DPInterface Panasonic Lumix LS2 Review
Panasonic's new entry level camera of 2006 is the Lumix LS2. The Lumix LS2 features 5 megapixels, a 2 inch LCD with Panasonic's new "high-angle" function as well as an optical image stabilizer, a Panasonic standard. And it's relatively a bargain too; priced at $199. Check out how this camera performs now.
Size and Weight
This is how small the LS2 is compared to other cameras:
(195.0) 103.0 x 51.8 x 40.2 mm (160 g) - Canon PowerShot A430
Using the usual DPInterface unique unit, the Panasonic Lumix LS2 is a fairly big entry-level camera but not bulky. Its fairly large size is noticeable when you pick it up and it should be able to fit into one of the larger pants pockets. The Lumix LS2 is the only entry-level camera with optical image stabilization.
Open up the Box
With the Panasonic Lumix LS2, you'll also find:
Storage and Power
The Panasonic Lumix LS2 has 14 MB of internal memory. So, getting at least a 256 MB high-speed card (which can hold 100 full-resolution photos) is a must. A high-speed card is required for the unlimited continuous shooting feature and also improves overall performance.
Bundled with the Lumix LS2 are two throw-away AA batteries. Don't be fooled by the "Oxyride" batteries - They last longer than conventional AA batteries, but are not rechargeable and will sooner or later end up in the trash. So get a set of 4 AA NiMH rechargeable batteries along with a quick charger. Using two AA NiMH batteries, the Panasonic Lumix LS2 can take about 390 shots (CIPA standard).
The Panasonic Lumix LS2 was able to endure my review tests using just 2 sets of AA batteries. Compared to other entry-level cameras which also use 2 AA batteries, here's how the LS2 does:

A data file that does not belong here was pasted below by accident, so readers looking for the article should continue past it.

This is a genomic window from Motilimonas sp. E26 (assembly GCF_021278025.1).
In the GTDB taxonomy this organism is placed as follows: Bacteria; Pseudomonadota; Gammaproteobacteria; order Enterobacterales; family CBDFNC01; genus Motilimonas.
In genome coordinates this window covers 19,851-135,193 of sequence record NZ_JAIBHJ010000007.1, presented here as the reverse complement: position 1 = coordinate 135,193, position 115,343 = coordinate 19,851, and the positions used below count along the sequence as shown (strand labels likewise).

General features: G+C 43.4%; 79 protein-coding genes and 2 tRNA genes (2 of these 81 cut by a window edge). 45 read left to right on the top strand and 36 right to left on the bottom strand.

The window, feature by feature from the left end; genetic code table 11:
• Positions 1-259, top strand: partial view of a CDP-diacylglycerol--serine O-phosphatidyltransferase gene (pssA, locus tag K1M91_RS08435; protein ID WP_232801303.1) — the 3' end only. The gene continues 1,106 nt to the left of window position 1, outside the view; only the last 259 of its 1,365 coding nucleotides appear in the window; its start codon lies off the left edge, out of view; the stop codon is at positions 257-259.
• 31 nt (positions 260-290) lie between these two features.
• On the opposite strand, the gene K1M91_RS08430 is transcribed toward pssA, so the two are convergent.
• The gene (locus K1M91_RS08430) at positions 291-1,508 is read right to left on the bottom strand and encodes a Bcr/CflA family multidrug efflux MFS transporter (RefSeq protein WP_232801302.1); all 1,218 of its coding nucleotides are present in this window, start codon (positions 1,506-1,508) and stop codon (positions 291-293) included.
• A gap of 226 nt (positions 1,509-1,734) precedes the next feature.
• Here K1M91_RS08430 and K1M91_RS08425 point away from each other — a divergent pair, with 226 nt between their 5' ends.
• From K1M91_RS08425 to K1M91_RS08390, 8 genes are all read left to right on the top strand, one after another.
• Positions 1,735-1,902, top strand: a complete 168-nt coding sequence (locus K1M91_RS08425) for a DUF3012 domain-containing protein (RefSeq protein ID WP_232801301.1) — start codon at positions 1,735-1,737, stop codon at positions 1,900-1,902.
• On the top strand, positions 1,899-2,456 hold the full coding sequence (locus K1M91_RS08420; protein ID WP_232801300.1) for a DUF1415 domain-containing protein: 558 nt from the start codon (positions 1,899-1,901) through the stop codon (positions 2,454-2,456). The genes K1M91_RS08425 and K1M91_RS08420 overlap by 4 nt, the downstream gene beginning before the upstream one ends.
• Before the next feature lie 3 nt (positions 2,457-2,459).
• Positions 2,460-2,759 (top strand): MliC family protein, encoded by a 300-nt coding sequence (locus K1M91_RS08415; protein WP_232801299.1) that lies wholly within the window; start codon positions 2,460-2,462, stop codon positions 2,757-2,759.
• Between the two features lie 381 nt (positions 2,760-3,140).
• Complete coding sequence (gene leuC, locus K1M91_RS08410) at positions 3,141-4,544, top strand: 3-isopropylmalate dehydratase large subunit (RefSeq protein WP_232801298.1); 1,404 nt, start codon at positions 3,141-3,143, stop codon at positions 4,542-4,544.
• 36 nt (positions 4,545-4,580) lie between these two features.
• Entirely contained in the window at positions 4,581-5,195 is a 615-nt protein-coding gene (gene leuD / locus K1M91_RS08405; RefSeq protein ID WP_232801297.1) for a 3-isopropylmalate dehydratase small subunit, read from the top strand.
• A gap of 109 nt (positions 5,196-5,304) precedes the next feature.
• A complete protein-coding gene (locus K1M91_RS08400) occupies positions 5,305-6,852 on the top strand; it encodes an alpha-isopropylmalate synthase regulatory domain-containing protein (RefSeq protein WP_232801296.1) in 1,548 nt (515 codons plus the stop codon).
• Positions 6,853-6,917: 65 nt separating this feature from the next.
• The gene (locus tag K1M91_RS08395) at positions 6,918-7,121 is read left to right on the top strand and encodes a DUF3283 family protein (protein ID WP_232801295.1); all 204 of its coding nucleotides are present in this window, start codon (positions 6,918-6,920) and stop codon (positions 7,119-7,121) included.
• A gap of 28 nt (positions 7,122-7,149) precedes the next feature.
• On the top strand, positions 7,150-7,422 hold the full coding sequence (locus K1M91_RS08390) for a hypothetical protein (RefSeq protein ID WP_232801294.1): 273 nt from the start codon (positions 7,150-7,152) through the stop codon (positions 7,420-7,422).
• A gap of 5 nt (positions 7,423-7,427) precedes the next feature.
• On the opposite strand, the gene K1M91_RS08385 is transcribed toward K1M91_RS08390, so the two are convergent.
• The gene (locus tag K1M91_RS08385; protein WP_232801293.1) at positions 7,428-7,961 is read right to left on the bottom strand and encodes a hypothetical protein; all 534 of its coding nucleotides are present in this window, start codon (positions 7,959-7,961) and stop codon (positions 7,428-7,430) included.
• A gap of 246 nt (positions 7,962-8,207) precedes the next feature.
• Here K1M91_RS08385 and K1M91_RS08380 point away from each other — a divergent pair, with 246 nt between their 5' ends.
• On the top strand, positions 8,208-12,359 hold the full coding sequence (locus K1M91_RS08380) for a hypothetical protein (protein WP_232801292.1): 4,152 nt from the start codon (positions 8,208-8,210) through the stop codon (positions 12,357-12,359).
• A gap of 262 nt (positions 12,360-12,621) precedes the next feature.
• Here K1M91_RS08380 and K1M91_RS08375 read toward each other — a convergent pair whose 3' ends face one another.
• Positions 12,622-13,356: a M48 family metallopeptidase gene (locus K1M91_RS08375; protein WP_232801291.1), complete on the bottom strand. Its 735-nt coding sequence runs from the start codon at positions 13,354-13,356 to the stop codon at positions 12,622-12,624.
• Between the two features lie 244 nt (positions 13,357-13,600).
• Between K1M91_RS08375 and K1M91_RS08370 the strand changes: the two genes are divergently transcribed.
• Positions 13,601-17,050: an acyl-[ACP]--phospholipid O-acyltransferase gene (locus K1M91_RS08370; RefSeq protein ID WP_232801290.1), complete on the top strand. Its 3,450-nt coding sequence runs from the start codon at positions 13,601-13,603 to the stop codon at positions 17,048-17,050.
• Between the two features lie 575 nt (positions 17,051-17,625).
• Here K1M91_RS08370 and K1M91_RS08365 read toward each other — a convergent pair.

360 shots - Canon PowerShot A430
There aren't any accessories for the Panasonic Lumix LS2.
The Panasonic Lumix LS2 has 5 effective megapixels on a 1/2.5 inch CCD behind that 3x optical zoom lens. The lens equivalent to 35 - 105 mm and f2.8 - f5.0. I believe this lens is from the FX9. The Panasonic Lumix LS2 also has optical image stabilization which helps reduce blurring caused by camera shake. OIS shifts lens certain elements to counter camera shake.
Manufacturers normally say you can take shots up to 3 shutter speed stops slower and they still can be sharp. That's subjective though; it all depends how steady your hands are - I can take a steady shot even at 6 stops slower (I handheld a 1 second shot which came up sharp compared to the required 1/60th of second without OIS).
The built-in flash has a maximum range of 3.7 m at wide-angle and 2.2 m at telephoto which is okay. The AF-assist beam/self-timer lamp is located to the top right of the camera.
There's a raised bump, supposedly a grip, between those two rows of stickers (which you'll find on your camera too).